The Hotel and Travel Week

Monday, 25th July 2011

Google removes snippets of customer reviews from sites such as Yelp and TripAdvisor from Google Places and Maps. The move, announced in Google’s official blog at the end of last week, follows the disclosure of an U.S. anti-trust investigation last month. The federal investigation is looking into whether Google abuses its market power by favouring its own services over those of competitors. Now, a user looking at a hotel listing will get all the existing content (photos, address, website link, prices) but the number of reviews has been stripped down dramatically. This comes at a time when the Sunday Times announces an investigation of TripAdvisor reviews after both hoteliers and freelance writers advertised for fake hotel reviews on freelance writing websites such as i-freelancer.org.
Tuesday, 26th July 2011
Hilton Hotels & Resorts launches “Stay Hilton, Go Everywhere” – the group’s first iAd campaign. iAd is Apple’s mobile advertising network which reaches millions of iPhone, iPad and iPod touch users through applications. With this campaign, Hilton aims to showcase virtual vacations at nine Hilton properties around the world. It features Twitter and email integration, photography and downloadable wallpapers.
Wednesday, 27th July 2011
Facebook debuts a step-by-step online guide aimed at helping small businesses to use the social networking website. The ‘online education center’ gives directions on how to set up a profile page, create targeted ads and deals and interact with customer feedback online. Interestingly, this comes just a week after Google began shutting off all company profiles on its Google+ social network. Access the guide at: facebook.com/business
Thursday, 28th July 2011
Researchers at Cornell University in the U.S. have developed software which can identify fake hotel reviews by analysing its linguistic structure, they claim. The technology tested 800 reviews of hotels in Chicago and was able to pick out ‘deceptive reviews’ with almost 90% accuracy. Apparently, the software analyses sentiment, word structure and grammar. While true reviews use more concrete words like ‘bathroom’, ‘check-in’ etc. fake reviews are more about setting the scene, they say. Moreover, it would appear that deceivers use more verbs while truth-tellers use more nouns. Cornell students see the technology being applied in the travel industry perhaps as a ‘first round filter’, allowing sites to score potentially false reviews which require further investigation.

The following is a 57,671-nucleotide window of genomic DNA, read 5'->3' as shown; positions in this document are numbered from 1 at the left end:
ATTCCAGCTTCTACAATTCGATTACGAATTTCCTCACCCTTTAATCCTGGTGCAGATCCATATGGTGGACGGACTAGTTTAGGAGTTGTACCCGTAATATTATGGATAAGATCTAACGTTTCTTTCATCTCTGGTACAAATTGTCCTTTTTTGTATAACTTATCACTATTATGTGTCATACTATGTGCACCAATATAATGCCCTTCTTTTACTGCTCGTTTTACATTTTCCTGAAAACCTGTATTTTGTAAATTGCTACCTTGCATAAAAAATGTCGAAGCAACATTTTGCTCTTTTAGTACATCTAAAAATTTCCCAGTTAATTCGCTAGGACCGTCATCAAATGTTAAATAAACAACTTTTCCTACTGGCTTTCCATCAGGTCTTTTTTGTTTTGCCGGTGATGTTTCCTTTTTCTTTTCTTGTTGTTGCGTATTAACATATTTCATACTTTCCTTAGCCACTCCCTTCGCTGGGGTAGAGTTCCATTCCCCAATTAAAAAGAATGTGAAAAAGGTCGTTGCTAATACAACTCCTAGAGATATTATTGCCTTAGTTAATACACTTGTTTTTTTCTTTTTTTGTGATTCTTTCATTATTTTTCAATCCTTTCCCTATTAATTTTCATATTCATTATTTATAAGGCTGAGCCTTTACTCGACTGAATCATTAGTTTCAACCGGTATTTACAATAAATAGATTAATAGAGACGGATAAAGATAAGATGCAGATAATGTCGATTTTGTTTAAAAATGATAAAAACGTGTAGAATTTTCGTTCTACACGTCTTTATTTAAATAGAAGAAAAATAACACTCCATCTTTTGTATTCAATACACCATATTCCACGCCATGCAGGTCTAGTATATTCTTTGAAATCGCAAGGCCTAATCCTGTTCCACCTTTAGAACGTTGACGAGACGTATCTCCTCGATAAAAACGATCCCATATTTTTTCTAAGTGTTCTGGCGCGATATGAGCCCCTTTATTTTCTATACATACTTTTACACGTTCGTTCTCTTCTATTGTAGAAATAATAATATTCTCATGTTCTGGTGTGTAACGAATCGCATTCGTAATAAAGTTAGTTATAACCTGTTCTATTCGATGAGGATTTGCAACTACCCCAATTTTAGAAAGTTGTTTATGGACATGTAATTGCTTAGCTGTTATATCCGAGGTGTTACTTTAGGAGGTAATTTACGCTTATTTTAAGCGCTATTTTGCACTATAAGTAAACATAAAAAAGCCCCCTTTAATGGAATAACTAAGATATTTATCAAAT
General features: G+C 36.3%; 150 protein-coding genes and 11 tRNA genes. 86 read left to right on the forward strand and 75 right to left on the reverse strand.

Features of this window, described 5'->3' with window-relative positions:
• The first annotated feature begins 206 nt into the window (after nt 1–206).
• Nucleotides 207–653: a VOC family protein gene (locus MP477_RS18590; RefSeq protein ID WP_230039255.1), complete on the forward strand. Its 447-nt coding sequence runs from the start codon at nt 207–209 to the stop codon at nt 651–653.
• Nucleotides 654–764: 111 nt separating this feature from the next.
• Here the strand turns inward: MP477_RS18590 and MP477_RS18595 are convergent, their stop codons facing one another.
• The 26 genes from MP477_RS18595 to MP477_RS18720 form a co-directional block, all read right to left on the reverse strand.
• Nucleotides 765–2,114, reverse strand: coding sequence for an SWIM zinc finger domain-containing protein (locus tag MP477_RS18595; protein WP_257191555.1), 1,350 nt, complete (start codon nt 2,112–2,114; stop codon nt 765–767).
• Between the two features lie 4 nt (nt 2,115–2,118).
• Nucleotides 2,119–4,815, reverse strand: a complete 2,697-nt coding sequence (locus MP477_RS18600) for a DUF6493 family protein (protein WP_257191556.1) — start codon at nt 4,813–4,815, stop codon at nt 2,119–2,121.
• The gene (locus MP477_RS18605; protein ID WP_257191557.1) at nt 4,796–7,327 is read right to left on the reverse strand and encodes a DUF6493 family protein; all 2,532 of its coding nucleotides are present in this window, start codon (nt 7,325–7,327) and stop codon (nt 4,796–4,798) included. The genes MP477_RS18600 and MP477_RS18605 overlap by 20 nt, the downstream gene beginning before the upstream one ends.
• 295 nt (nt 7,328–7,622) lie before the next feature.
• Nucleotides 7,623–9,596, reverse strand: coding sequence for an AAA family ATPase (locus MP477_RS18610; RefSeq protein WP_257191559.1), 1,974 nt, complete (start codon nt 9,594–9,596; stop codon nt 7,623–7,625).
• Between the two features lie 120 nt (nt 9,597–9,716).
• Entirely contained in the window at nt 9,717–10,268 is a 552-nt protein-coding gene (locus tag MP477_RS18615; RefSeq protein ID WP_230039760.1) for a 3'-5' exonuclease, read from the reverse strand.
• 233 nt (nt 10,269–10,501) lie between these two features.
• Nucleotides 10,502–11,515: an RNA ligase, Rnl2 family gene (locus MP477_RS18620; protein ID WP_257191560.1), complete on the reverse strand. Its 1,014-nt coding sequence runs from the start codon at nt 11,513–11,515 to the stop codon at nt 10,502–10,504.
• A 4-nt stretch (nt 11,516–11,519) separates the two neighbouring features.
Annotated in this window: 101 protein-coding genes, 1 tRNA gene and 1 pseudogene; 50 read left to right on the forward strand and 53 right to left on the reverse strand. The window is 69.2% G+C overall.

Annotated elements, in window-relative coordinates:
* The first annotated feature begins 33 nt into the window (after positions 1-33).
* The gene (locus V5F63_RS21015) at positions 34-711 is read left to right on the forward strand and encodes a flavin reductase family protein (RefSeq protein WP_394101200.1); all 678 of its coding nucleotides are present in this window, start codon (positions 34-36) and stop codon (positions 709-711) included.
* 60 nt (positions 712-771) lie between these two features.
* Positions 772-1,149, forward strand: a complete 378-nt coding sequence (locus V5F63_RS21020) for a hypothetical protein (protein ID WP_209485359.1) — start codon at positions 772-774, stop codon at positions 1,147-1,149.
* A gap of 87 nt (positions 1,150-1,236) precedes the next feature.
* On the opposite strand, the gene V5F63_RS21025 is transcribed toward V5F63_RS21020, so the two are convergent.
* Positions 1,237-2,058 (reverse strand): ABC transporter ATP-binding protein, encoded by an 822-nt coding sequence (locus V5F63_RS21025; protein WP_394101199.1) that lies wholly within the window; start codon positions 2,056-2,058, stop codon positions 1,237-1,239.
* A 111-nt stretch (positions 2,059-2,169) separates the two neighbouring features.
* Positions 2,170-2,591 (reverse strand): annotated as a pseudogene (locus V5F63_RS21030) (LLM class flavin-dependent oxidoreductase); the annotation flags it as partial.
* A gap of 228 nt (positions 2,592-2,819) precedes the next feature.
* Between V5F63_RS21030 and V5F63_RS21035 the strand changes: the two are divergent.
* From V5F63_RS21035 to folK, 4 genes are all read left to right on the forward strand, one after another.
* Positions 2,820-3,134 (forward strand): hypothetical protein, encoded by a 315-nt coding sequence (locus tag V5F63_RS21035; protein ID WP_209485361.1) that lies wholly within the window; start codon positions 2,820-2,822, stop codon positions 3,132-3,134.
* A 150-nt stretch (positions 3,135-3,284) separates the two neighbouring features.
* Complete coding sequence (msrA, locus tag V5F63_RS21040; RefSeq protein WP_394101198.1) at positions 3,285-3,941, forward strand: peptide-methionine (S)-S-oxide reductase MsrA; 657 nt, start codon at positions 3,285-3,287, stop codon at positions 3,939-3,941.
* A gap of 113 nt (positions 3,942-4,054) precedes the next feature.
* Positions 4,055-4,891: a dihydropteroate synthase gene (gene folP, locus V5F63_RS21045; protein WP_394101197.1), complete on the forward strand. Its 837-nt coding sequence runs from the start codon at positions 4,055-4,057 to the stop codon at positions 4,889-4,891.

Friday, 29th July 2011
Google launches Hotel Finder for hotels in the U.S. which is a search tool designed specifically to make it easier to find and compare hotels. Click on the screenshot to enlarge:
The main features include: drawing simple shapes to define the destination areas of interest, seeing popular locations on maps, adding a hotel to a shortlist with just one click, where they can be reviewed easily later on. In addition, users can see if they will get a good deal by comparing a hotel’s current price with the typical one.
The filter on the left-hand side offers various options such as: location filters, arrival and departure dates, price point filters as well as hotel ratings & user rating filters.

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